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UPDATE 2-Russian central bank puts rate-cutting cycle on hold

* Bank of Russia keeps key rate at 4.25%

* Decision in line with expectations

* Central bank says will study need for lower rates

* Analysts expect bank to cut rates further

* Next rate meetings due on Oct. 23, Dec. 18 (Adds detail, quotes)

By Andrey Ostroukh, Elena Fabrichnaya and Gabrielle Tétrault-Farber

MOSCOW, Sept 18 (Reuters) - Russia’s central bank kept rates unchanged at a record low on Friday, deciding against further rate cuts as inflation accelerates and risks rise of fresh sanctions against Moscow, but said a rate cut was still possible later this year.

The key rate remains at 4.25%, in line with a Reuters poll that forecast Russia would keep the cost of lending unchanged following a slide in the rouble.

“Firstly, in recent months inflation has been slightly higher than expected ... Secondly, the external environment has become more volatile,” Governor Elvira Nabiullina said, presenting the rate decision.

“Geopolitical risks have intensified.”

Expectations for the bank to hold the key this month were cemented by the rouble’s drop to a six-month low against the dollar, and its weakest levels since 2016 versus the euro, earlier in September.

Nabiullina played down the importance of the rouble decline, sparked by fears that the poisoning of Kremlin critic Alexei Navalny and the political crisis in neighbouring Belarus could lead to more pressure from the West on Moscow.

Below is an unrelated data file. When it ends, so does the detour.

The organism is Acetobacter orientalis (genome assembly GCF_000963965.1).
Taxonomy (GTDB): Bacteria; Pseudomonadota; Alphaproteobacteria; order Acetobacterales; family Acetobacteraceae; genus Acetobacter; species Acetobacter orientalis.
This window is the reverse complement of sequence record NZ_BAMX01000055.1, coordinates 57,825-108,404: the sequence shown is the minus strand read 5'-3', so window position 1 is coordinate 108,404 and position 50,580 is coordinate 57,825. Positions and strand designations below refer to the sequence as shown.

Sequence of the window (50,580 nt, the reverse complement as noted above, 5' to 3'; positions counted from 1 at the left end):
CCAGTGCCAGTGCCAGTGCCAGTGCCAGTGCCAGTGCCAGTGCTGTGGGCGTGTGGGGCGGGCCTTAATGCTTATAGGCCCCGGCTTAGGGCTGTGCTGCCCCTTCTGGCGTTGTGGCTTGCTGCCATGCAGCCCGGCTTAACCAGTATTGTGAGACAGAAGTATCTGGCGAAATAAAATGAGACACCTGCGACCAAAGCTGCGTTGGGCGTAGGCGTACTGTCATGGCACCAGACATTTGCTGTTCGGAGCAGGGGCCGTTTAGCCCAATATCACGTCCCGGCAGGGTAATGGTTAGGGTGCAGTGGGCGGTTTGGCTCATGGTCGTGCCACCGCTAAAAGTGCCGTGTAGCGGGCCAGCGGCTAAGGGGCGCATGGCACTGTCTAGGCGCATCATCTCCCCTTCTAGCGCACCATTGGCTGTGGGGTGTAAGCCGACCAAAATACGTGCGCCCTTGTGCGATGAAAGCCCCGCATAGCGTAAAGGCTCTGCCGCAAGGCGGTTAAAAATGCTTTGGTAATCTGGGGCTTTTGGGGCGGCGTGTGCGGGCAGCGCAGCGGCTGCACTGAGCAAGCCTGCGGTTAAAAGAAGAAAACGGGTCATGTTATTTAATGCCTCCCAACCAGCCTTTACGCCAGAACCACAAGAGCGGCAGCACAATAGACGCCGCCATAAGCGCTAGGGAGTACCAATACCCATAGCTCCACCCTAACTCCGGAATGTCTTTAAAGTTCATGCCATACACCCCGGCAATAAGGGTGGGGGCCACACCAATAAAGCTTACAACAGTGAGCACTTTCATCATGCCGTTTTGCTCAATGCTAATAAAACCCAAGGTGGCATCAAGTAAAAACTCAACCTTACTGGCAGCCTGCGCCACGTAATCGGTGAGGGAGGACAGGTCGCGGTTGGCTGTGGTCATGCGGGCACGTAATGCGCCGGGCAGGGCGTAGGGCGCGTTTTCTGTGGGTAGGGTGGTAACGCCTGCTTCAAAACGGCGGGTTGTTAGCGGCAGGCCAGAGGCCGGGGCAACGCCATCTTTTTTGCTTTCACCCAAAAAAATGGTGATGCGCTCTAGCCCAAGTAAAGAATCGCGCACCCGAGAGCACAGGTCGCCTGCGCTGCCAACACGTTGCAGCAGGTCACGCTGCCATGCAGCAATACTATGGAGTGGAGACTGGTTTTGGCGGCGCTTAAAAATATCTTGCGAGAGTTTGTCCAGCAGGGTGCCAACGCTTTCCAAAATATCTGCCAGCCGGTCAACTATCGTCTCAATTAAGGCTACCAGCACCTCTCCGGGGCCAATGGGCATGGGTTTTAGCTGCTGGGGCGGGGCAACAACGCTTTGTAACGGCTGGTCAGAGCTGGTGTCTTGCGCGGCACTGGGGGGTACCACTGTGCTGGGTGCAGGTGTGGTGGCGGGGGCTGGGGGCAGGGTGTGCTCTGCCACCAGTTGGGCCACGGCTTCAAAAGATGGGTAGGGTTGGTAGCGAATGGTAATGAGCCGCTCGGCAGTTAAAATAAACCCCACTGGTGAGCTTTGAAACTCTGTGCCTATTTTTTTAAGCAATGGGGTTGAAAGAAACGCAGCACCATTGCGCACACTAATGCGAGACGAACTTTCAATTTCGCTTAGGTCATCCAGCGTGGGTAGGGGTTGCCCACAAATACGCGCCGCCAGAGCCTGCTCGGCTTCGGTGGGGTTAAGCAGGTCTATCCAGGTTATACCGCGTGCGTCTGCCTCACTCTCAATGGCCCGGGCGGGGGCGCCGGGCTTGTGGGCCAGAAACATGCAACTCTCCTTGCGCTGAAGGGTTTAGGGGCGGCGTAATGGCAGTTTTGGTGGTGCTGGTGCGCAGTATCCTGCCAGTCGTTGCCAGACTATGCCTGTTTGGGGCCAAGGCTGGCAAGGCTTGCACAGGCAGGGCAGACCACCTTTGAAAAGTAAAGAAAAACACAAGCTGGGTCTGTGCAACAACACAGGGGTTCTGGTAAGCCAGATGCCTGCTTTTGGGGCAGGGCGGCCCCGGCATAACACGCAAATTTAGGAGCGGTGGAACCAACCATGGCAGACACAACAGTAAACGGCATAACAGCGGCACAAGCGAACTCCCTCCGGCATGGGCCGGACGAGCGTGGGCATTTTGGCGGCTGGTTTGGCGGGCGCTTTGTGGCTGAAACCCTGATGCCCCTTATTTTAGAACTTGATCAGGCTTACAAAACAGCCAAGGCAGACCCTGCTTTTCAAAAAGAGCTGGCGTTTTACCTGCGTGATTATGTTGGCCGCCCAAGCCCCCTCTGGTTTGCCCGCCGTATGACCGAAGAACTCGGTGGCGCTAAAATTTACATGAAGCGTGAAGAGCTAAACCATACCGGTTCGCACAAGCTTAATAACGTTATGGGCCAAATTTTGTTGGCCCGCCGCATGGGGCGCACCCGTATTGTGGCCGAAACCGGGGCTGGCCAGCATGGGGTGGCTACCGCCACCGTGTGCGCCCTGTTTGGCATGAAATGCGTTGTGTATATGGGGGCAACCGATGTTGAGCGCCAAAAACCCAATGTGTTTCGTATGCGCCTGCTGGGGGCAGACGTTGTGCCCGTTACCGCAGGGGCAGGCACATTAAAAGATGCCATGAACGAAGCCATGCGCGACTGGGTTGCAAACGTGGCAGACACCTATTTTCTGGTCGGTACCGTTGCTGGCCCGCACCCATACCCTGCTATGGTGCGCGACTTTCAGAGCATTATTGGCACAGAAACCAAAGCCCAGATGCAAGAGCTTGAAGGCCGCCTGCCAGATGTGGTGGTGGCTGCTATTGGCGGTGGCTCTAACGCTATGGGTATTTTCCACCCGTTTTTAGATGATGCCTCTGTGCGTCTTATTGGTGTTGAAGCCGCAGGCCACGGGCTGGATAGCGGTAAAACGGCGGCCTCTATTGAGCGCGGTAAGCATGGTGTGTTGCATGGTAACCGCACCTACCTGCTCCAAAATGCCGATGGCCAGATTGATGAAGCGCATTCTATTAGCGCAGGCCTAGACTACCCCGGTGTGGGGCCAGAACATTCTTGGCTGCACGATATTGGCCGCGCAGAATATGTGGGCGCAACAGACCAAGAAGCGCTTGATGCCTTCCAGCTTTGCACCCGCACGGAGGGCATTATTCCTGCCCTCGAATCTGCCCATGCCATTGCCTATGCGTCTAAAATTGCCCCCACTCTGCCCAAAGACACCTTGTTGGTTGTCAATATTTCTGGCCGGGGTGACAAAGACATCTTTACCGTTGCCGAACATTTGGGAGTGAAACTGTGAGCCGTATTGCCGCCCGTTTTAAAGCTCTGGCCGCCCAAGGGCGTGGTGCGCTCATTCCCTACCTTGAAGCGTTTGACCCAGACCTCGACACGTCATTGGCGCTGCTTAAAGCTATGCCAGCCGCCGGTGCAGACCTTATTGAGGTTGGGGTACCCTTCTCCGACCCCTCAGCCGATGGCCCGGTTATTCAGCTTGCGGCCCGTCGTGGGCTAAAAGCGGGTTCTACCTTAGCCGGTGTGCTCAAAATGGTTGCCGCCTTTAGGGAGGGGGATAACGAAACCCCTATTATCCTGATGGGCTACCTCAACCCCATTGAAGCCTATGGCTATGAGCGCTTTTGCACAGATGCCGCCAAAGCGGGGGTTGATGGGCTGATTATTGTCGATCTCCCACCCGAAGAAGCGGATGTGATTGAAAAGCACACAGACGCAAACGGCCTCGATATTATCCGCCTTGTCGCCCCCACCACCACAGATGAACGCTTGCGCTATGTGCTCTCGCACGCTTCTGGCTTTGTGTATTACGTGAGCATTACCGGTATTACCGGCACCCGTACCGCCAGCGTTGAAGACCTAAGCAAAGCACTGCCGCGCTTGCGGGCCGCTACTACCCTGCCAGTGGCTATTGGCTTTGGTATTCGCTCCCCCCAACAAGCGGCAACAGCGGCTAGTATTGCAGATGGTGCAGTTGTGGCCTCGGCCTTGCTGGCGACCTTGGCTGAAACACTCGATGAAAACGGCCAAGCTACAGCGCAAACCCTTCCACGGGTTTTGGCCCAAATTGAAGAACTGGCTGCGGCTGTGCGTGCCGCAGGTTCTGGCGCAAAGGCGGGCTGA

“I think the population and companies are already used to the floating exchange rate, that there are periods when it weakens and periods when it strengthens,” she said.


Recent reductions in the key rate will continue to support the Russian economy this year and next, the central bank said, repeating its message from July’s rate-setting meeting.

“If the situation develops in line with the baseline forecast, the Bank of Russia will consider the necessity of further key rate reduction at its upcoming meetings,” it said.

Lower rates support the economy through cheaper lending but can also increase inflation, the central bank’s main remit, and make the rouble more vulnerable to external shocks.

“It seems that the central bank wants to be cautiously conservative and at the same time don’t forget about a possibility to lower rates,” said Stanislav Murashov, an economist at Raiffeisenbank.

The central bank’s comment that disinflationary risks prevail opens the door for a rate cut to 4% at meetings in October or December, said Dmitry Polevoy, head of investment at Locko Invest.

Analysts at Capital Economics, who had expected the central bank to cut the rate in September, now expect it to finish this year unchanged at 4.25% before falling to 3.50% by the end of next year.

Reporting by Andrey Ostroukh, Gabrielle Tétrault-Farber, Elena Fabrichnaya, Katya Golubkova, Alexander Marrow, Darya Korsunskaya, Anastasia Lyrchikova; Writing by Andrey Ostroukh; Editing by Mark Trevelyan and Catherine Evans